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1-409 To Major General Frank R. McCoy, August 16, 1936

1936
   
Publisher: The Johns Hopkins University Press
Date: August 16, 1936



To Major General Frank R. McCoy

August 16, 1936 In bivouac north of Allegan [Michigan]

My dear General:

As you alone are responsible for my present situation I want you to know that never have I had a more delightfully interesting bit of service in time of peace.

In the first place, the maneuvers are an outstanding, an impressive success. All observers, all officers concerned who knew anything about the Pine Camp and Knox affairs, are loud in their praise.1 They say this is the first real, modern affair since 1918. It has gone off in splendid fashion, with a maximum of sustained interest and of, almost, wild excitement. The Mechanized Force has been great, and has learned a lot, operating for the first time on an extended front in strange terrain. Rail heads and generals have been captured, desperate situations created, and the National Guard given all of interest they are capable of absorbing.2

I started off with a command of my brigade, the 1st Bn. 14th Cav., 2d Bn. 3d F.A., all of the 106th Cavalry, and some loose companies. I also run a dump at the Allegan rail head, with a company as a Q.M. regiment.

We covered the first movement forward of the Corps, with the mechanized reconnaissance elements and the 106th Cavalry acting against my people. On a 17 mile front will [we] stopped all efforts at penetration and captured—without the aide of umpires—8 armored cars and a large bunch of motor cycles. That night my force jumped about [25?] miles, over to the Red side, and the following morning (less the 14th Cav.) attacked the front of the VI Corps moving across the Kalamazoo and into a defensive position. We drove in the heads of their flank columns—I left a 2 mile gap in my center—and prevented them from ever reaching their main line of resistance. Part of my infantry acted like horse cavalry. Palmer struck the flank and rear of the 33d, tore up their rail head and cut a swath through their rear.3 He almost—and should have captured the VI Corps C.P.

The following day was somewhat a repetition, Palmer striking the 32nd Div. with considerable success. I largely confined my attacks to the 33d, but had to be more careful about leaving gaps and deep open flanks—but had no difficulties. Tomorrow I defend a line of lakes and open country against the 32nd, while the 33d moves by truck to Custer. Palmer has promised me (on the QT) a platoon of armored cars and a platoon of tanks. If he delivers, I will strive for a genuine surprise, with a counter attack at the crucial moment—as I also have, for the first time, a decent reserve force, as well as the 14th Cav. with some scout cars. The 106th Cav. is enroute for Custer.

Really, the whole thing has been realistic to a remarkable degree. I am writing this in a granary of a little farm. Our message center is on the porch, the clerks in a wagon shed, and our office in the granary. Radio and cars are concealed under trees. We sleep in the open. Fleets of planes go overhead frequently, but so far no artillery fire has disturbed us. I move in the morning to a school house 2 miles from here.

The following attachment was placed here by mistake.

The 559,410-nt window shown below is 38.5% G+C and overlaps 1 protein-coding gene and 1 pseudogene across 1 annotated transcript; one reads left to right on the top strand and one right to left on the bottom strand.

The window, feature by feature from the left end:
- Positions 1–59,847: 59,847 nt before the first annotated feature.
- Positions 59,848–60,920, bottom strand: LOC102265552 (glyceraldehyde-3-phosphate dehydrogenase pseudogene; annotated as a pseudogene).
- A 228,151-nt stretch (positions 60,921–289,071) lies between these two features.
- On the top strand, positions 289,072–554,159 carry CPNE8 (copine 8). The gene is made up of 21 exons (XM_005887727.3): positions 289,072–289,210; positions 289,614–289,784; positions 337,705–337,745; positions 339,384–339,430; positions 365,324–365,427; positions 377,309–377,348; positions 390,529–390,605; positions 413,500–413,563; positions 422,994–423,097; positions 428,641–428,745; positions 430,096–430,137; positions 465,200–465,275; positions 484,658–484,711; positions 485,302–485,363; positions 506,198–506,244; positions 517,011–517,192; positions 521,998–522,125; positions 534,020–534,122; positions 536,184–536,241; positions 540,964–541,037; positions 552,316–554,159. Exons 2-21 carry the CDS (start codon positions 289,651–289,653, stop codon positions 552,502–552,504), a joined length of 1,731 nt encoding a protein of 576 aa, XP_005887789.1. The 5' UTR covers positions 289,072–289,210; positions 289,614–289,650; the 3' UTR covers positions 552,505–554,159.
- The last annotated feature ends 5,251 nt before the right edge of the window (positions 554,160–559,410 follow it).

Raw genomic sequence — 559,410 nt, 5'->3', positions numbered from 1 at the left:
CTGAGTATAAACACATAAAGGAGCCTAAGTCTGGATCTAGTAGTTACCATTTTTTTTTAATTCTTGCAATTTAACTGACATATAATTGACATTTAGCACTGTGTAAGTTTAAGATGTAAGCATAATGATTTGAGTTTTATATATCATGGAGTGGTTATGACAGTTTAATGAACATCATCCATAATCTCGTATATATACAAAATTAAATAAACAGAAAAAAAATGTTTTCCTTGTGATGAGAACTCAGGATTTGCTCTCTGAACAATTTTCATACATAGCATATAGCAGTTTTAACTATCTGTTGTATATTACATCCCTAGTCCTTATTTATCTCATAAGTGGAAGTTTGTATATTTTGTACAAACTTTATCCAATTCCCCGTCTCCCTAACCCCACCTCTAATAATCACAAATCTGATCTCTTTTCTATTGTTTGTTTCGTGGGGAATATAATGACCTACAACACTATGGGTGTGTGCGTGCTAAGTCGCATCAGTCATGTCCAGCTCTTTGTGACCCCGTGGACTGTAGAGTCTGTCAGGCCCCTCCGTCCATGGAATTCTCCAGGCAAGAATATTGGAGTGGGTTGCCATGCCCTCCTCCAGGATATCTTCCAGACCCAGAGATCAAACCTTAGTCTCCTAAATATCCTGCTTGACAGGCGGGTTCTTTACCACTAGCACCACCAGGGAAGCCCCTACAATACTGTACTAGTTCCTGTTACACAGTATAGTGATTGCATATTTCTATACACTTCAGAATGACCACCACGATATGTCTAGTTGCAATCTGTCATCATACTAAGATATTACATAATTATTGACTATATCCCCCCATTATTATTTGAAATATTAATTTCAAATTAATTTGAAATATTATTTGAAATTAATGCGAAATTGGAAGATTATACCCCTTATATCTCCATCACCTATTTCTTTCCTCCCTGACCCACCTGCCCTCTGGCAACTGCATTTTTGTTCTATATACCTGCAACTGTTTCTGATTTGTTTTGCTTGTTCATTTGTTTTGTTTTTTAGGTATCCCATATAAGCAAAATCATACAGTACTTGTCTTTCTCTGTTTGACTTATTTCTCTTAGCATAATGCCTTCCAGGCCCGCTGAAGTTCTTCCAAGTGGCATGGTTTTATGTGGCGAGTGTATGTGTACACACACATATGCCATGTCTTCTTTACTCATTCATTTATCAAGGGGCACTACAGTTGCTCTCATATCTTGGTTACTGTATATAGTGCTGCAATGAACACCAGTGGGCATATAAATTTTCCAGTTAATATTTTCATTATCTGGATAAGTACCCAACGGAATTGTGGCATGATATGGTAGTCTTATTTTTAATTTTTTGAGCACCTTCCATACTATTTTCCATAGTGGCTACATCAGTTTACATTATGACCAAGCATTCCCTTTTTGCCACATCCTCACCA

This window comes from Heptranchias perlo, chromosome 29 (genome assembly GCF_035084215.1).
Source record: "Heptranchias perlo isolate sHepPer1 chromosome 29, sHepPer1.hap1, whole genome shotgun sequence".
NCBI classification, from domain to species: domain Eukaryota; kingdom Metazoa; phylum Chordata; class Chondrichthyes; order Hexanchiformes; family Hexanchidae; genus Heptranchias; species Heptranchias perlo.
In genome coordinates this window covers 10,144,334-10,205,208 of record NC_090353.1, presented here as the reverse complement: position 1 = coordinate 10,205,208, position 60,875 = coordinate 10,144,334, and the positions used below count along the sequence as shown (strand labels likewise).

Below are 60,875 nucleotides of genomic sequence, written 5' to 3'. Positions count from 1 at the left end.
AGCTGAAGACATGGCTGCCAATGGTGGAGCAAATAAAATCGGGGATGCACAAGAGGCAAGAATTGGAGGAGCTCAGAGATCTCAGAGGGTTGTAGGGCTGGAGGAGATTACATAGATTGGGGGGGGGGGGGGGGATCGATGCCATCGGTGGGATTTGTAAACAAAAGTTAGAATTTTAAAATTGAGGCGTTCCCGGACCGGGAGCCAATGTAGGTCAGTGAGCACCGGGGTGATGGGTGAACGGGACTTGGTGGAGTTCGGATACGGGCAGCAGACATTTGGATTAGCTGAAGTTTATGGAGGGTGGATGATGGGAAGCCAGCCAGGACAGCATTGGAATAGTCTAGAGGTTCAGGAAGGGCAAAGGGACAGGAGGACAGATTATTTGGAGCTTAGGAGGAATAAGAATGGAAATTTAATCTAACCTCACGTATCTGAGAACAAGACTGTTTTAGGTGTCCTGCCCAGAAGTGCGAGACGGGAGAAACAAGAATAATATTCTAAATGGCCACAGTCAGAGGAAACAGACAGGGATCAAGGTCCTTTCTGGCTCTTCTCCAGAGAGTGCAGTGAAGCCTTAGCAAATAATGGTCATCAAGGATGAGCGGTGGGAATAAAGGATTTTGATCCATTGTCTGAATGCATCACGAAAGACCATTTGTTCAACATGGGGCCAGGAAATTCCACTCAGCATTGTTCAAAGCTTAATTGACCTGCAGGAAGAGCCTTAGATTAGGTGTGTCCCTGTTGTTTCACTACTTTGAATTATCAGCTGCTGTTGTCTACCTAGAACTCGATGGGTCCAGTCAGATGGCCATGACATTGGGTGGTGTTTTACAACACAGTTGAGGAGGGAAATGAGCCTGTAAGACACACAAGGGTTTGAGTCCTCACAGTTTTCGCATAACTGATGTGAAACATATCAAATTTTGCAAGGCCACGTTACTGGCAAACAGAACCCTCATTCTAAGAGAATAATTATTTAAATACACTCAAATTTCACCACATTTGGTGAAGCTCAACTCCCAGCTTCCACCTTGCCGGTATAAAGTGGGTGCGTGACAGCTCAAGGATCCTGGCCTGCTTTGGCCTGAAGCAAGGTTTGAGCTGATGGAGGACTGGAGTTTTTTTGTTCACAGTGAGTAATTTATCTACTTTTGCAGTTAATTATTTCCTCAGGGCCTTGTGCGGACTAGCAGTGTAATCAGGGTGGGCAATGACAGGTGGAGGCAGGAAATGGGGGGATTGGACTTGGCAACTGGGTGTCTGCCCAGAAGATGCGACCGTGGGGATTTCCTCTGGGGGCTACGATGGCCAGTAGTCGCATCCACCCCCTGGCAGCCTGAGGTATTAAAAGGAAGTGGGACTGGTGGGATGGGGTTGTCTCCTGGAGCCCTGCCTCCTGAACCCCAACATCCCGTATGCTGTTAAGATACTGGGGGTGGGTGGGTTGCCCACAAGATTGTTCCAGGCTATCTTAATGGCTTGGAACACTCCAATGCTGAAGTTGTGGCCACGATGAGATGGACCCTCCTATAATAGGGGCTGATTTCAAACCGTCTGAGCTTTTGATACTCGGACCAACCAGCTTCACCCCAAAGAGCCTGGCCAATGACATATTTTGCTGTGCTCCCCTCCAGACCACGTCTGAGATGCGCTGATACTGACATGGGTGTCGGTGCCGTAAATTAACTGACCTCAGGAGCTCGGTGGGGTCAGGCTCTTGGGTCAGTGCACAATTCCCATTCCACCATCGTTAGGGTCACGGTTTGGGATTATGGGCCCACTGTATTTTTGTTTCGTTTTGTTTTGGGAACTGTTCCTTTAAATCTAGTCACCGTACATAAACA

Friday I tried to maintain our wide gap by personal reconnaissance and posting detachments, and just missed capture on three occasions. Today I learn that two regiments in the 33d had NCOs who know me with red hat bands from prisoners, in our lines trying to capture me—for a $25.00 reward. If so, they don’t place much of a price on my head.

I wish you could see this affair. It is great fun, and loaded with highly instructive situations. The men I have seen in the Guard are thrilled and morale never higher.

With affectionate regards

Faithfully,

G. C. Marshall

Document Copy Text Source: Frank R. McCoy Papers, Library of Congress, Washington, D.C.

Document Format: Handwritten letter signed.

1. The Fifth Corps Area maneuvers were held at Fort Knox, Kentucky, August 1-15.

2. The Sixth Corps Area maneuvers between Camp Custer and Allegan, Michigan, involved over twenty-six thousand officers and men divided into the Red Force (enemy) and Blue Force. Marshall commanded the Twelfth Brigade (Reinforced). Most of his troops maneuvered with the Blue Force, Wednesday, August 12, and part of Thursday, until they joined the Red Force.

3. Colonel Bruce Palmer had been Marshall’s friend since they were classmates at Fort Leavenworth’s Infantry and Cavalry School and General Staff College (1906-8). During the 1936 maneuvers he commanded the Red Force’s mechanized units.

Recommended Citation: The Papers of George Catlett Marshall, ed. Larry I. Bland and Sharon Ritenour Stevens (Lexington, Va.: The George C. Marshall Foundation, 1981- ). Electronic version based on The Papers of George Catlett Marshall, vol. 1, “The Soldierly Spirit,” December 1880-June 1939 (Baltimore and London: The Johns Hopkins University Press, 1981), pp. 499-501.

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